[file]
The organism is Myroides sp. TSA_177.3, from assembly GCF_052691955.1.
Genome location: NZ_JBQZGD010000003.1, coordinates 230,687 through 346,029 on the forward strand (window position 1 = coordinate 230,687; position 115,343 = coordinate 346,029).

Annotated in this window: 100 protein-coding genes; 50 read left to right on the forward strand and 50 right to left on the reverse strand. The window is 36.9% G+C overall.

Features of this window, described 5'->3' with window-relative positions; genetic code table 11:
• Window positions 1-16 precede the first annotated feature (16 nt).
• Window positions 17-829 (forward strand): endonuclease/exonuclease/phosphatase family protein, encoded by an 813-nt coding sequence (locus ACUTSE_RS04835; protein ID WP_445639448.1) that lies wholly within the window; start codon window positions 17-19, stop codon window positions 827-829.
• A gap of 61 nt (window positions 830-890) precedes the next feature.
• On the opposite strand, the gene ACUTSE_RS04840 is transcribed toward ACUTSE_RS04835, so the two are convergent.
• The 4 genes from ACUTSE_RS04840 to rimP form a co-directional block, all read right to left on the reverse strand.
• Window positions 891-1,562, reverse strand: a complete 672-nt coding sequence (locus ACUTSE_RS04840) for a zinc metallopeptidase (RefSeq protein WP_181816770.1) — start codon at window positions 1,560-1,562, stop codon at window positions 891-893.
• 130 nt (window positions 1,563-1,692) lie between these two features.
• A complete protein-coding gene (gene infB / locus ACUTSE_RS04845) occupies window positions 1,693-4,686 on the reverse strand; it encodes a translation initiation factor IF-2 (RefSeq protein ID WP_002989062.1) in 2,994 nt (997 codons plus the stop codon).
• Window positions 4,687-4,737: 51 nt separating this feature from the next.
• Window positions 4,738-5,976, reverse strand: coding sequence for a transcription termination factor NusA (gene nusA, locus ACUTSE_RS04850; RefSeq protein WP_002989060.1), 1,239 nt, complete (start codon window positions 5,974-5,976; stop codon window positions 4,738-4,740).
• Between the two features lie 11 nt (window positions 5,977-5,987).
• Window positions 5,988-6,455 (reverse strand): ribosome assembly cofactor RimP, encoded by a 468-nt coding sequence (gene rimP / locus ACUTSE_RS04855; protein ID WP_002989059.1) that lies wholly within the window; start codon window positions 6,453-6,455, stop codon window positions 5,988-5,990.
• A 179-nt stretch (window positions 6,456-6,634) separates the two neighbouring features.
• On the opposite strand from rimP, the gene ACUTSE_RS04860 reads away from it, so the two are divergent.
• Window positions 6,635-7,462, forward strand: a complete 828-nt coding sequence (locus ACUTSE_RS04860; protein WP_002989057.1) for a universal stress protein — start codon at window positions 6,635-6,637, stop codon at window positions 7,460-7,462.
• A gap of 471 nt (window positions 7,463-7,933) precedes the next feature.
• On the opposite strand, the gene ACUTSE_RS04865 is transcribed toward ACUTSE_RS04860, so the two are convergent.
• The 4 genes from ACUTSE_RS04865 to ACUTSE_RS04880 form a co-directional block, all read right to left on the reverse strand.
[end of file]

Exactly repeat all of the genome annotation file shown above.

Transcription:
The organism is Myroides sp. TSA_177.3, from assembly GCF_052691955.1.
Genome location: NZ_JBQZGD010000003.1, coordinates 230,687 through 346,029 on the forward strand (window position 1 = coordinate 230,687; position 115,343 = coordinate 346,029).

Annotated in this window: 100 protein-coding genes; 50 read left to right on the forward strand and 50 right to left on the reverse strand. The window is 36.9% G+C overall.

Features of this window, described 5'->3' with window-relative positions; genetic code table 11:
• Window positions 1-16 precede the first annotated feature (16 nt).
• Window positions 17-829 (forward strand): endonuclease/exonuclease/phosphatase family protein, encoded by an 813-nt coding sequence (locus ACUTSE_RS04835; protein ID WP_445639448.1) that lies wholly within the window; start codon window positions 17-19, stop codon window positions 827-829.
• A gap of 61 nt (window positions 830-890) precedes the next feature.
• On the opposite strand, the gene ACUTSE_RS04840 is transcribed toward ACUTSE_RS04835, so the two are convergent.
• The 4 genes from ACUTSE_RS04840 to rimP form a co-directional block, all read right to left on the reverse strand.
• Window positions 891-1,562, reverse strand: a complete 672-nt coding sequence (locus ACUTSE_RS04840) for a zinc metallopeptidase (RefSeq protein WP_181816770.1) — start codon at window positions 1,560-1,562, stop codon at window positions 891-893.
• 130 nt (window positions 1,563-1,692) lie between these two features.
• A complete protein-coding gene (gene infB / locus ACUTSE_RS04845) occupies window positions 1,693-4,686 on the reverse strand; it encodes a translation initiation factor IF-2 (RefSeq protein ID WP_002989062.1) in 2,994 nt (997 codons plus the stop codon).
• Window positions 4,687-4,737: 51 nt separating this feature from the next.
• Window positions 4,738-5,976, reverse strand: coding sequence for a transcription termination factor NusA (gene nusA, locus ACUTSE_RS04850; RefSeq protein WP_002989060.1), 1,239 nt, complete (start codon window positions 5,974-5,976; stop codon window positions 4,738-4,740).
• Between the two features lie 11 nt (window positions 5,977-5,987).
• Window positions 5,988-6,455 (reverse strand): ribosome assembly cofactor RimP, encoded by a 468-nt coding sequence (gene rimP / locus ACUTSE_RS04855; protein ID WP_002989059.1) that lies wholly within the window; start codon window positions 6,453-6,455, stop codon window positions 5,988-5,990.
• A 179-nt stretch (window positions 6,456-6,634) separates the two neighbouring features.
• On the opposite strand from rimP, the gene ACUTSE_RS04860 reads away from it, so the two are divergent.
• Window positions 6,635-7,462, forward strand: a complete 828-nt coding sequence (locus ACUTSE_RS04860; protein WP_002989057.1) for a universal stress protein — start codon at window positions 6,635-6,637, stop codon at window positions 7,460-7,462.
• A gap of 471 nt (window positions 7,463-7,933) precedes the next feature.
• On the opposite strand, the gene ACUTSE_RS04865 is transcribed toward ACUTSE_RS04860, so the two are convergent.
• The 4 genes from ACUTSE_RS04865 to ACUTSE_RS04880 form a co-directional block, all read right to left on the reverse strand.